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City to allow events at Braehead Farm

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The Fredericksburg City Council on Tuesday night approved a special-use permit for George and Roxanna Snead to permanently operate a market and seasonal events on the last working farm in the city.

The Sneads requested the special-use permit to sell fresh produce and to have livestock on their 28 acres known as Braehead Farm so they can hold pick-your-own events, host visits from schoolchildren and hold events such as weddings and birthday parties on the site.

The property at 1130 Tyler St. is surrounded by Battlefield Industrial Park and is considered in the industrial zone but its farming operation preceded that designation. Agritourism is allowed there with a special-use permit.

The City Council held a public hearing on that request Tuesday. No one from the public addressed the council on the request.

Council member Kerry Devine commented on the great opportunity the farm provides for city children.

“The Snead family has done a wonderful job throughout the years,” Devine said. “It’s a wonderful way for kids to see a working farm.”

In 1937, the Sneads bought 200 acres that had been part of the historic Braehead property, which fronts Lee Drive within the Fredericksburg National Military Park.

The Sneads originally operated a dairy farm but now raise beef cattle, honey bees, chickens and some crops there.

Last July, the zoning administrator granted a temporary permit for agritourism. That permit was given pending a decision on the special-use permit.

On Tuesday, the council voted 5–0 to approve the permit after supportive comments by Devine and Councilwoman Bea Paolucci. Mayor Mary Katherine Greenlaw and Councilman George Solley were absent.

On Tuesday, the council also held public hearings on the following requests.

•Empowerhouse, a nonprofit that provides extended emergency shelter for victims of domestic violence, is requesting a real estate tax exemption for its properties at 1705 William St. and at 3-13–313½ Wolfe St.

The public hearing was left open until May 27.

Empowerhouse is also known by NMA, a limited liability company that owns the property.

According to its application, NMA paid $4,941.72 for real estate taxes on the Wolfe Street properties since acquiring them in August 2012. NMA has not yet paid any taxes on the William Street property because it was not acquired until last December.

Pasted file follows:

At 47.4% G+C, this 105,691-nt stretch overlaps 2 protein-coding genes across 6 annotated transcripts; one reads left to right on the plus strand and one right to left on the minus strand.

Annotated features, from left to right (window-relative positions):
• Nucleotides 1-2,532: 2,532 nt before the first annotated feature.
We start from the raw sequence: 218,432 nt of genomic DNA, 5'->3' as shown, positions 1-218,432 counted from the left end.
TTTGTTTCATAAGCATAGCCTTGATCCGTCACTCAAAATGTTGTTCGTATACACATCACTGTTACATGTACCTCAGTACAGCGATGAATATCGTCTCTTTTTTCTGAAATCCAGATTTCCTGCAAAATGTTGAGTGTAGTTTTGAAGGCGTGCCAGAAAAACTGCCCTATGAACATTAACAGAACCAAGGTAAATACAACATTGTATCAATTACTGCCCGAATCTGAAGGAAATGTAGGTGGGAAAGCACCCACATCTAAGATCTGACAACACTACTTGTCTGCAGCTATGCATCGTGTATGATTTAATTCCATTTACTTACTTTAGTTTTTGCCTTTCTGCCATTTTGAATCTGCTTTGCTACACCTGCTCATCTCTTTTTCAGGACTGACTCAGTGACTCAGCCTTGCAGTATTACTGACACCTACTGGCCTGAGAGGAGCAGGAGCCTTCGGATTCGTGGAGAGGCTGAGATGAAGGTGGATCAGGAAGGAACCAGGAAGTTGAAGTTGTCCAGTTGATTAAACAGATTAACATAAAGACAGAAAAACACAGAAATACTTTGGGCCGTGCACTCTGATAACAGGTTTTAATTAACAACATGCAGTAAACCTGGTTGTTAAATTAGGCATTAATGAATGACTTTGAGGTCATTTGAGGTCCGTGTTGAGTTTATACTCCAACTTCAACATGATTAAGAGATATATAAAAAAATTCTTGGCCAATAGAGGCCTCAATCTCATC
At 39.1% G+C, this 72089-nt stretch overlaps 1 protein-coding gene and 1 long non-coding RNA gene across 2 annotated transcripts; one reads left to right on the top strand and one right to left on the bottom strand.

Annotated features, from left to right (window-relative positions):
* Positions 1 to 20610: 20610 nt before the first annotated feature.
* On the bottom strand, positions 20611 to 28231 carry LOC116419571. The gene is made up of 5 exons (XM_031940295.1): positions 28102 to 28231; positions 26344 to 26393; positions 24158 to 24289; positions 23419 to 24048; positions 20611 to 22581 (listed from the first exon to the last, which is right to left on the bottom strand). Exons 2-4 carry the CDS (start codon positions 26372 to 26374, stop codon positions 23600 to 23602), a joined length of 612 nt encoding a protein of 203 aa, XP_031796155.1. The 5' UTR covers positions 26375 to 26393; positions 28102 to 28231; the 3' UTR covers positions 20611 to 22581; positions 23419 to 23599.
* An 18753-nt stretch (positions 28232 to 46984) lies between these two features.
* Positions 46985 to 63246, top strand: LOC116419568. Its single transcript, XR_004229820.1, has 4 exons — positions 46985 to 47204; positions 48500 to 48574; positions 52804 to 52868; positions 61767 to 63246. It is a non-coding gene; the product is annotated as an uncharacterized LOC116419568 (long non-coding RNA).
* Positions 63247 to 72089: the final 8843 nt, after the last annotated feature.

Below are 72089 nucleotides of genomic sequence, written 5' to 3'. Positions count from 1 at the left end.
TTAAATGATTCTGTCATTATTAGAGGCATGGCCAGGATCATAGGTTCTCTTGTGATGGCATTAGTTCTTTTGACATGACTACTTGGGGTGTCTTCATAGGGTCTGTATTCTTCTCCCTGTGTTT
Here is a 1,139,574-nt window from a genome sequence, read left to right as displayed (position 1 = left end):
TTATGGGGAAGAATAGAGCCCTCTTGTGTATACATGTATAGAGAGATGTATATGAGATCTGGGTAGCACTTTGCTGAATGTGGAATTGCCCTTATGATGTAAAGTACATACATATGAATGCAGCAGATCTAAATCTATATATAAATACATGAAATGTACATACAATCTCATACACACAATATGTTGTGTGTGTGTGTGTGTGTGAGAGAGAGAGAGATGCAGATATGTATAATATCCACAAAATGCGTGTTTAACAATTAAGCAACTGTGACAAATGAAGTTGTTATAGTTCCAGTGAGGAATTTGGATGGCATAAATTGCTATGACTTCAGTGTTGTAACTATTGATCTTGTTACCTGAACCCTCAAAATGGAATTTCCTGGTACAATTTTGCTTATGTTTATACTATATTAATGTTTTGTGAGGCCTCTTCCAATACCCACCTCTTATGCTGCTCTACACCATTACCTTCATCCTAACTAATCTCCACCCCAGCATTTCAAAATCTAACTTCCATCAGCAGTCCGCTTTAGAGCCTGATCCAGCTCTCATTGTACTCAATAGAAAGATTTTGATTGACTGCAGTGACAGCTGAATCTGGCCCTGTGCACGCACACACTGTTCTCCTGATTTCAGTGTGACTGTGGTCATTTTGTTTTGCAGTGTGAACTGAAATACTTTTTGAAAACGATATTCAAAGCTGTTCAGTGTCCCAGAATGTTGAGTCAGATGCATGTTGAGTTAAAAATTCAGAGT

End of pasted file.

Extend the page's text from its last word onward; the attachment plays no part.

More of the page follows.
At the current real estate tax rate, NMA owes $3,384.76 per year on the Wolfe Street property and $2,125.28 per year on the William Street property.

City staff recommended the council not approve the exemption because the city supports the group with funds from the operating budget.

This year, Empowerhouse received $9,350 from the city. In the next budget year, which begins July 1, the council may increase that amount by $5,000.

The council can increase or decrease support through the budget without increasing the number of properties that are tax-exempt.

The council had been scheduled to discuss whether to eliminate all future exemption requests at a work session on Tuesday but the session was canceled out of respect for Greenlaw, whose husband died Friday.

•The council approved a waterline easement requested by Lincoln Terminal Co. The company needs an easement along the Dixon Park property to bring city water to its property. Lincoln Terminal purchased the former Quarles Petroleum site along Beulah Salisbury Road in January. It is converting the former propane distribution facility into a storage and distribution facility for gas, biodiesel and ethanol.

The site is on the Spotsylvania County line and beside Dixon Park and the Rappahannock River.

•Celebrate Virginia South LLC is requesting a special-use permit for an 80-bed assisted living facility on 3.42 acres on the west side of the 3000 block of Gordon W. Shelton Boulevard.

City staff recommended granting approval on the condition that the facility for patients with Alzheimer’s and other memory-related problems opens within 24 months and that it continue to operate without a 2-year stoppage.

The facility would be a one-story, 38,000-square-foot building with an interior courtyard with garden.

The council withheld action pending the creation of a formal resolution on the matter, which is to be presented May 27.

Pamela Gould: 540/735-1972


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